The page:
Saturday, October 30, 2004

Ruth's Chris Michael LouEllen Mae Ralph Steakhouse (Carl) "Bruce" ... and Aloysius Ferdinand-in-the-Fields

Ruth's Chris Steakhouse. What's the deal? Was there some kind of mix-up somewhere and there were a whole bunch of these steakhouses owned by different Chris's? And, finally, Ruth stepped up and said to her Chris, "Dammit, all my friends are going to the wrong steakhouse, you've got to change the name to Ruth's Chris Steakhouse!"

Or is "Chris" this Masonic adjective that only expense accounters who have never paid for their own dinner know. Like "Chris" stands for "For those on expense accounts, we kickback 25% of the bill to you in cash, wink, wink". I mean, maybe it is a holdover from Prohibition days or somethun'.

Or are the cows named "Chris" so they are Chris Steaks? And Ruth owns the cows? Since "Chris" is an ambiguous name, they could be female bovines.

It's this weird two first name, possessive case on the first name and the anointing of "Chris" as this noun that I just can't handle. Captain Kirk just should have said "Ruth's Chris Steakhouse" to the computer running the planet to make the computer blow up, rather than out-logicking it.

Or maybe it's a zen thing. Ponder the meaninglessness of "Ruth's Chris Steakhouse" while eating your steak with one chopstick.

Until I get this figured out, it's "Morton's The Steakhouse" for me...

or is it "Morton's The Movie?" or "Morton's The Pizzeria?" or "Morton's The Friendly Ghost"? Or is it "Morton IS The Steakhouse"? Are we sitting on "Morton", like Pee Wee's Playhouse where the chairs and tables and fixtures are living? Will my salt shaker introduce himself to me? "Hi, call me Salty. Say, have you seen that hot Morton's salt girl with the umbrella? I think her name is Ruth. Anyways, once she dumps that Chris steak guy, I'm in like salt on a hot tin Steakhouse."

Thursday, October 28, 2004

Faith in My Own Damn Popcorn

One thing about me that you would not have guessed is that I am the avant garde of my generation, the Tyrone Slothrop of the cultural zeitgeist. Many a time I have been in on the precursor of things that soon became hot. For instance, I was an artist in the East End of London a few years before being an East Ender artist became cliche. And now, drawing is the big thing in art (who knew?) and that is what I do (of course, if you don't show anybody your drawings then it won't really matter, will it?). I moved to Seattle a year or two before the internet boom because I had found heaven in drinking a latte during a rainy day movie in a art deco movie theater (and this goes without saying that this was before the carpet bombing of America by Starbucks.) Also, there are other things that I've noticed (pop groups, consumer items, etc.) before the hoi polloi (but, really, are there any music obsessed young men who haven't "discovered" a group before everybody else did?).

And now there is another thing that cements this reputation in my own mind (really, the only reputation that counts.) When I was in graduate school about 15 years ago, I loved wandering the stacks of the main library and just reading whatever I found. One of the books I picked up on one of these walks was a book called Holy Blood, Holy Grail. In its first printing, it was not presented as sensationally as it is today. But it was a guilty pleasure because it was seriously trying to present the case that Jesus married Mary Magdelene in the south of France and their ancestors became the became the bloodline for Charlemagne and the Kings of France. I love reading these kinds of stories - I don't believe anything they tell me, but the intricate layers of "evidence" and explication are intoxicating.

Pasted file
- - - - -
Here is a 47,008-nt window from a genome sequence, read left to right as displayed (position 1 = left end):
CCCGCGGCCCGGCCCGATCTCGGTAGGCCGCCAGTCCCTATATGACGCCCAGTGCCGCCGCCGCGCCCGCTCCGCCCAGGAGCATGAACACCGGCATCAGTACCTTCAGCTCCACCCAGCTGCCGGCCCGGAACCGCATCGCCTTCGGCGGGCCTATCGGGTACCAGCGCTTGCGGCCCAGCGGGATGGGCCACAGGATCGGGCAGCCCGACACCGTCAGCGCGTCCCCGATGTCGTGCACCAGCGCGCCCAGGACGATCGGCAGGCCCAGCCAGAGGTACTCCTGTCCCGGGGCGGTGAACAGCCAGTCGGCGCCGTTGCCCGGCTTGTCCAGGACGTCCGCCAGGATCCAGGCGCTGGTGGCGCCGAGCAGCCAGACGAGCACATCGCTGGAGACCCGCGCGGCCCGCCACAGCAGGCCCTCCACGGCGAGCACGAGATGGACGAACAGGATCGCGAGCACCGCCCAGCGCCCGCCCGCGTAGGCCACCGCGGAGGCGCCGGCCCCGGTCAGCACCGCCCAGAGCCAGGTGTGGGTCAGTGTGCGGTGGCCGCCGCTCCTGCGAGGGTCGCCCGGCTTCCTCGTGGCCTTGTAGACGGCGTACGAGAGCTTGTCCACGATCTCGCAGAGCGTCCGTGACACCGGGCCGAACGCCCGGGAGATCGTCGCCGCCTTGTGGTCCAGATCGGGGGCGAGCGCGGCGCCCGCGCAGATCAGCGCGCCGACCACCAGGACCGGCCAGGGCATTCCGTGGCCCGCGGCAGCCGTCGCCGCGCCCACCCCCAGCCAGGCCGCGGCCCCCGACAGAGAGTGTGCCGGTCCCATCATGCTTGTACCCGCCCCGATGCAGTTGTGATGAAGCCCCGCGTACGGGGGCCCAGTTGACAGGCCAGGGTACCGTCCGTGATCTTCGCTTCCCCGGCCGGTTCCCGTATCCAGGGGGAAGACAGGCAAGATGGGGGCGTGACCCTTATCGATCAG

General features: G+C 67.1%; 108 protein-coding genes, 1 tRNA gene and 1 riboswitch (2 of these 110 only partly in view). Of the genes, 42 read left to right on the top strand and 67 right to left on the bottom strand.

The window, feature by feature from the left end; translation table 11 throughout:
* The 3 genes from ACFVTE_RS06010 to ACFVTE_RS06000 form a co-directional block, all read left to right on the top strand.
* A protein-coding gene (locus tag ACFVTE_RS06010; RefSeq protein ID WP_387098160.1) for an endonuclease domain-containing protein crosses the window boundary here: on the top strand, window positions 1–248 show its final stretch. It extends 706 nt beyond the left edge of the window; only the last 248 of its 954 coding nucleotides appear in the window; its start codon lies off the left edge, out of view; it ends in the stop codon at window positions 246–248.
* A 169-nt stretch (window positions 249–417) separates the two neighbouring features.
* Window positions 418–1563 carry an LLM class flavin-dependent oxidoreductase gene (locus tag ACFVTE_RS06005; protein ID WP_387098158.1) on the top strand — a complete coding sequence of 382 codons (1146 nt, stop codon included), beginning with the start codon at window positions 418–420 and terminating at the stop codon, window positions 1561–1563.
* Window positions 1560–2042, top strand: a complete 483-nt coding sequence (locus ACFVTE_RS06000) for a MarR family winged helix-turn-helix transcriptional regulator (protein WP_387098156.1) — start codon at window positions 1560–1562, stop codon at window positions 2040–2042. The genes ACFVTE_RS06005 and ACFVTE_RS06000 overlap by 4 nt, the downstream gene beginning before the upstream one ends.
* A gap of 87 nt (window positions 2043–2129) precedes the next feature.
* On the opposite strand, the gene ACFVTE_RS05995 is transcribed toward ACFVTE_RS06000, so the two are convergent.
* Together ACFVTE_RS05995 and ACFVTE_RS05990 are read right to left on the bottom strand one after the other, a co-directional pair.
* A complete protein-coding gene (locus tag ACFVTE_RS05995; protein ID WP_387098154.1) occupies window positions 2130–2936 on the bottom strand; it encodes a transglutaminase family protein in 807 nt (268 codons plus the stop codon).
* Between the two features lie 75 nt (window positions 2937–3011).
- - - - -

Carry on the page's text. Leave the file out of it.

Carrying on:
You probably know where this is going if you know anything about the state of the book industry today. Apparently, Dan Brown sells one out of three books in the US, and another one out of three is related to his books. His blockbuster The DaVinci Code (I won't link it because I believe you can get this book anywhere, unless your are in the antipodes and the street vendor in Tierra del Fuego ran out of his copies - then you should just forget about reading and look at Patagonia's scenery, damn it) took a lot of its plot from Holy Blood, Holy Grail. If only I would have realized that my obsession 15 years ago with that book could have been my Holy Grail for fame and fortune...sigh.

So now I'm looking back at all the other things that haven't taken off in popular culture that I have had a past interest in. There was this one book on a wacky founder (Lawson) of a religion called Lawsonomy that I spotted in the lonesome library stacks. The book was hilarious - If I don't write the book/screenplay on it, then I just know that there will be a huge movie starring Bruce Willis (or Crispin Glover?) as Lawson in about 5 years...

Thursday, October 21, 2004

Red Sox Karma

Come from behind victory by a Massachusett team over a much-hated establishment team that always wins by spending more than anybody else?

Hmmm...I like it.

But I still won't get my hopes up. We're still waiting for the October surprise from Rove - though I'm thinking that the widespread voter registration scandal by the Republicans may be it. This has Rove (and Cheney) written all over it. I won't say Bush because he probably hears "voter registration" as "auto registration" and wonders why those two keep bringing up people registering their cars when the federal government doesn't do that as far as he's been told.

Wednesday, October 20, 2004

Oh, Canada!

So, it seems that if you want a flu shot, you should go to Canada (or be a Congressman).

Also, if you want health care when your multinational employer lays you off in order to get their executives and shareholders more money, you should go to Canada.

Also, if you want your tax money to actually be used for the welfare of your citizens and not be used to unilaterally conquer countries for their oil, you should go to Canada.

Also, if you want a better chance of not getting murdered by a gun, you should go to Canada.

Hmmm...why exactly am I compelled to stay in this trailer park called the United States? Did Thomas Jefferson foresee the day when the nation would be dominated by the sado-masochistic pairing of the Bush Neocons and "patriotic" Red-Staters where the Bush Administration cracks the whip at the working (and unemployed and triple-shift working) class of the Red States and they scream "Yes, Master, more please, hurt me more! Just don't let gays marry or my daughter abort and you can give all the tax-cuts you want and run up the deficit to whatever google trillions and give Social Security to East Coast fat cats and let idiots buy assault rifles but not let us have nail clippers on airplanes and invade any ol' country you choose and we'll be behind you 110%. Because if there is one thing I just cannot stand at all is that somebody in this God Blessed country is the notion of somebody running their life not in the way I approve of!" Just so we get equation right, essentially history's most egregious concentration of wealth and power in the fewest hands is getting worse and worse because some hayseed in Kansas doesn't want Bill and Bob to have legal rights and that a coat hanger was good enough in the 19th century, so why not now.